Discover treasures in the rich landscape of the Coromandel, characterised by charismatic towns, secret, sandy coves and inviting forests.

Cathedral Cove


Jutting off the eastern coast of the North Island, the Coromandel Peninsula stretches 85km into the Pacific Ocean. Just over an hour from major centres Hamilton and Auckland, it makes the perfect destination for both local and international holidaymakers. State Highway 25 circumnavigates the region, so it’s easy enough to explore and feel like you’re on an adventure without getting lost.

Family Fun

More than just beaches, the Coromandel offers a number of activities for families. Over on the west, spend a day at Waiau Waterworks, a curious play park that promises lots of wacky water-fuelled fun. A little further south you’ll find the narrow-gauge Driving Creek Railway, where you can take a ride up through the mountains, delving in and out of tunnels and native bush.

Driving Creek Railway

Towards the eastern coast, everyone will enjoy a trip to the new Gold Discovery Centre in Waihi. Learn the story of gold and gold mining past and present through fun, interactive exhibits before taking an impressive tour inside the operating gold mine.

Outdoor Adventure

Surrounded by coastline and blanketed in dense bush with rocky hills, the peninsula is one giant outdoor playground. Take a kayak, stand up paddle board or bike tour in and out of hidden coves and caves.

Dive the spectacular Aldermen Islands, sometimes called the Poor Knights of The Coromandel. Located at the gateway to the stunning east coast in Tairua, this is one of the best dive sites in New Zealand.
If you’d rather be riding above the water, the Coromandel has a number of decent surf breaks, with one of the most popular at Whangamata. Stop and ask a local for info, or if you’re a beginner, start with a lesson at a surf school.

Hot Water Beach

Hot Water Beach, as its name suggests, offers something a little different. Dig yourself your own private spa as the tide goes out, and steaming natural springs are revealed. Don’t forget to take a spade and some drinking water, both available from nearby cafés.

This region isn’t all about the water – there’s a variety of walking tracks to suit all levels. Hike the popular Pinnacles for spectacular 360º views or wander through old mining sites in the Broken Hills Recreation Area.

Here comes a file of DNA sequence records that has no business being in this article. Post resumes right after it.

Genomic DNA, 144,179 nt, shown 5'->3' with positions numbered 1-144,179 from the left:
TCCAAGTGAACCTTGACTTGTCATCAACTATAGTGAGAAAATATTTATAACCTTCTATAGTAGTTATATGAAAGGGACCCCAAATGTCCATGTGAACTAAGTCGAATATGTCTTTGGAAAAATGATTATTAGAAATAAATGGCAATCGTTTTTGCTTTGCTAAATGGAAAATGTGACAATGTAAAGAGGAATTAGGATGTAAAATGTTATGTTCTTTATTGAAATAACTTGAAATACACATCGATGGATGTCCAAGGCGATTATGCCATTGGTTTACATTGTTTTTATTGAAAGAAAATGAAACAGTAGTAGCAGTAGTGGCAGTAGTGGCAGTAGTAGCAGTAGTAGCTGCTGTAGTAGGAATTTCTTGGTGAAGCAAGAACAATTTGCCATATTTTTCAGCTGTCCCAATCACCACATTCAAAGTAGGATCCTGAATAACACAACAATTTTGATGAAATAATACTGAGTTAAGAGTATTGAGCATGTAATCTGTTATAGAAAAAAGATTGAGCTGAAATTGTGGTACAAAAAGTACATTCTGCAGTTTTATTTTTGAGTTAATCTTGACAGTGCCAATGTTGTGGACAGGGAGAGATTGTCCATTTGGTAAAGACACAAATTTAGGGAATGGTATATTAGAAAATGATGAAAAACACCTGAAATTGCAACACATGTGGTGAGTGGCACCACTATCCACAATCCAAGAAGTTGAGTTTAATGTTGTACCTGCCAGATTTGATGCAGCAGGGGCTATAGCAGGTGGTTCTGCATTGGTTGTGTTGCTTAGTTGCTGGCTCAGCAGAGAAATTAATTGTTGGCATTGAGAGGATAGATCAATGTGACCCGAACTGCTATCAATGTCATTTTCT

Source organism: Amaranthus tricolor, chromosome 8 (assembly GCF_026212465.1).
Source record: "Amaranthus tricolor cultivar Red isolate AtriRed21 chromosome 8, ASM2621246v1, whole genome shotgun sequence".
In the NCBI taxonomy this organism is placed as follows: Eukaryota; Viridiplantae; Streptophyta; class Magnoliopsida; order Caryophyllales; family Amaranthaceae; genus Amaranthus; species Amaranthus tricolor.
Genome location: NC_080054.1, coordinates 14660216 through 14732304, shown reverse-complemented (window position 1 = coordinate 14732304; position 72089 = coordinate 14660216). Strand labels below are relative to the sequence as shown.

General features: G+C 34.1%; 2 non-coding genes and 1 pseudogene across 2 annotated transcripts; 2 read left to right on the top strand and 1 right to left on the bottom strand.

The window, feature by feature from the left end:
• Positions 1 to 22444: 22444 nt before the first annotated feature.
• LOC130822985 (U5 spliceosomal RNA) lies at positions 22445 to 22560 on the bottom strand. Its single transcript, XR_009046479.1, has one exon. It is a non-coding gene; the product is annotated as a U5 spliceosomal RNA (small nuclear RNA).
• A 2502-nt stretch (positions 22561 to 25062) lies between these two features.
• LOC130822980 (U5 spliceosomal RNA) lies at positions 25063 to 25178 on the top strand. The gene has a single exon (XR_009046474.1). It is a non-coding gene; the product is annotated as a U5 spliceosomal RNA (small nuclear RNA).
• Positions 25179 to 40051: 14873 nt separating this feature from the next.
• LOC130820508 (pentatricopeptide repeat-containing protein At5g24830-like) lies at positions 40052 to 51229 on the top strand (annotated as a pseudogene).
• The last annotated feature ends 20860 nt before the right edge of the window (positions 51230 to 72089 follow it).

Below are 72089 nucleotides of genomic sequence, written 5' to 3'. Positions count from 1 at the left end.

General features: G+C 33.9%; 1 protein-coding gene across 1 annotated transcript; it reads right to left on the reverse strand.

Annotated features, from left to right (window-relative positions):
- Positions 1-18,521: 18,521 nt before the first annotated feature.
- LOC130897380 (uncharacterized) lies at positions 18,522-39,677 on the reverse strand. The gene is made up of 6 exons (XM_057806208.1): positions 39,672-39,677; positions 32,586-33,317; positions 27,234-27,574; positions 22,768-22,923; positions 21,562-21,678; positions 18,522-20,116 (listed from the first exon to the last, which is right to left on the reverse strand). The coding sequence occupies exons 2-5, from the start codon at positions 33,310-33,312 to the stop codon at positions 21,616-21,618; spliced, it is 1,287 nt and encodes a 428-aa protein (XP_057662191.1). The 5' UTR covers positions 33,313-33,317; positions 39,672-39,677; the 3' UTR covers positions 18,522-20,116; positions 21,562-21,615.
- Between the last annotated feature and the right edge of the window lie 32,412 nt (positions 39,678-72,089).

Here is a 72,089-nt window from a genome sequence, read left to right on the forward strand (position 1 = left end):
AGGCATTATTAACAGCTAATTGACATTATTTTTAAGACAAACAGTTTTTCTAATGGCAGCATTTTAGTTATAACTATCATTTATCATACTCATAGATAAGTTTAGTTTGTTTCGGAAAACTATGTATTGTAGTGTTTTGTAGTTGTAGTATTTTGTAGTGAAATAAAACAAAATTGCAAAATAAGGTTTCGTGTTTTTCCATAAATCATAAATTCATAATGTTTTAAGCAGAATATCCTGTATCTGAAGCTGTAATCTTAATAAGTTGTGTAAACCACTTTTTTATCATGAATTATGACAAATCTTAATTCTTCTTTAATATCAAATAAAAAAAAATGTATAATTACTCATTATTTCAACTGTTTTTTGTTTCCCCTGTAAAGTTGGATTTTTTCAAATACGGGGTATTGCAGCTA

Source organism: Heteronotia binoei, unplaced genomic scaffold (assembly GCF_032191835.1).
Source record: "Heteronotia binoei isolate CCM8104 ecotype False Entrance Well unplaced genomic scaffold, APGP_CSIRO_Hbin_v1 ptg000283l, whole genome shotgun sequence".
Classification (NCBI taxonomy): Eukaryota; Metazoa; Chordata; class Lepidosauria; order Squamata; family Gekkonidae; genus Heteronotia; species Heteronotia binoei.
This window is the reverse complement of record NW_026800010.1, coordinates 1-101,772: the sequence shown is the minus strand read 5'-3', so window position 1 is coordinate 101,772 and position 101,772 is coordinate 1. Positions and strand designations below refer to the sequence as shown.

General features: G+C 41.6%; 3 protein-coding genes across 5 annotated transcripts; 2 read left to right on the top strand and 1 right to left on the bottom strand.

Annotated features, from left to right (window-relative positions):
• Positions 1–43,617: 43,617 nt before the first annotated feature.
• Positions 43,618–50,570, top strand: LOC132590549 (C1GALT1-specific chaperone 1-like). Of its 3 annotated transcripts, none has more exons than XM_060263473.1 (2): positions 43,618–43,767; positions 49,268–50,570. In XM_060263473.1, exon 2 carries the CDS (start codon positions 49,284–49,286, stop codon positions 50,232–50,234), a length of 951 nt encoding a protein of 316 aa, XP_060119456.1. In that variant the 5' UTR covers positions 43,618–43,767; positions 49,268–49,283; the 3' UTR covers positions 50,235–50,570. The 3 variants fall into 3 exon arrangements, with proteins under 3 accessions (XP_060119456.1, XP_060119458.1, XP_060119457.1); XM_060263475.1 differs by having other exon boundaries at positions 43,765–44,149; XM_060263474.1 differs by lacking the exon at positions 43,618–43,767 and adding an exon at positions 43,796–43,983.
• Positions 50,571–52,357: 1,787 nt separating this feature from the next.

Fullers give visitors a taste of the best the town has to offer with ‘The Coromandel Town Explorer’, a popular day trip. Visit the famous Driving Creek Railway, New Zealand’s only narrow gauge mountain railway. Then join a guided tour to Coromandel’s most majestic grove of giant ancient Kauri. The experienced local guides will unfold the rich story of the Coromandel Kauri and the history of the Coromandel. You’ll also enjoy a short walk to the picturesque Waiau Waterfall.

The Pinnacles

Shopping and Culture

The peninsula is dotted with small towns, the largest being Thames, a former ‘boom town’, which developed during the gold rush. One of the first places you’ll reach coming from Auckland, it’s home to a historical museum, Goldmining Centre, and is one of the best places to watch the sunset.

With rich natural inspiration, a number of artists call the peninsula home. Find examples all throughout Coromandel, where you can peruse the locally made fare in galleries and boutiques. Highly recommended are Moko Artspace in Hot Water Beach, which exhibits and sells NZ art on behalf of over 100 New Zealand artists, and The Little Gallery of Fine Arts in Tairua.

Whitianga is a busy seaside town and the hub of the Mercury Bay area. Spend a morning shopping at popular outlets and independent stores, before indulging in an afternoon of cocktails and natural hot pools at The Lost Spring.

The Lost Spring

Food and Drink

Being close to the water, it’s no wonder kai moana, ‘food of the ocean’, is plentiful here. With a strong fishing culture, you’ll find an abundance of fresh seafood on the menu at Coromandel restaurants.

Whitianga and Thames offer a selection of eateries, from fine dining to the traditional fish and chips – you’ll find the best price for this classic kiwi combo from Buffalo Beach Takeaways for only $5! Highlights include the Hot Water Brewing Co, a fairly new brasserie offering delicious craft beer and food to match, and Salt; Whitianga’s top class restaurant, where you can enjoy a dish by their international chef with wonderful views of the marina. Whitianga Hotel is a family-friendly establishment that often features local live music in their garden bar.

Smaller surrounding towns also offer plenty of charm and good food. Flock Kitchen & Bar in Tairua serve up tasty lunches and dinners – their wedges are dangerously good!